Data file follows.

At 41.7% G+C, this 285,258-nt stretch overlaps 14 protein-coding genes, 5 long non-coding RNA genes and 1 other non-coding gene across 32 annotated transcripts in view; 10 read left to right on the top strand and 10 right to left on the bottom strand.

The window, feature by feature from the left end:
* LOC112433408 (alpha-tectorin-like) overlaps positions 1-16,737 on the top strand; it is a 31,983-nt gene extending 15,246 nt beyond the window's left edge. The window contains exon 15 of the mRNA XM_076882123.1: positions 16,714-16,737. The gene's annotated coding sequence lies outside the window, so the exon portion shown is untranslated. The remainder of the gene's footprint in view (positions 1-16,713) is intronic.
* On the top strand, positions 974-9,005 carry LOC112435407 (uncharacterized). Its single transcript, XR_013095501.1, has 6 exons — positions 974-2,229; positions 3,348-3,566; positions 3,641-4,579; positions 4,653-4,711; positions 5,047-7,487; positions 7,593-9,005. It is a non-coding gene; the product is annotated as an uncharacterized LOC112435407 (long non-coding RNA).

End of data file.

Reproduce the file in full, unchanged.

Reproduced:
At 41.7% G+C, this 285,258-nt stretch overlaps 14 protein-coding genes, 5 long non-coding RNA genes and 1 other non-coding gene across 32 annotated transcripts in view; 10 read left to right on the top strand and 10 right to left on the bottom strand.

The window, feature by feature from the left end:
* LOC112433408 (alpha-tectorin-like) overlaps positions 1-16,737 on the top strand; it is a 31,983-nt gene extending 15,246 nt beyond the window's left edge. The window contains exon 15 of the mRNA XM_076882123.1: positions 16,714-16,737. The gene's annotated coding sequence lies outside the window, so the exon portion shown is untranslated. The remainder of the gene's footprint in view (positions 1-16,713) is intronic.
* On the top strand, positions 974-9,005 carry LOC112435407 (uncharacterized). Its single transcript, XR_013095501.1, has 6 exons — positions 974-2,229; positions 3,348-3,566; positions 3,641-4,579; positions 4,653-4,711; positions 5,047-7,487; positions 7,593-9,005. It is a non-coding gene; the product is annotated as an uncharacterized LOC112435407 (long non-coding RNA).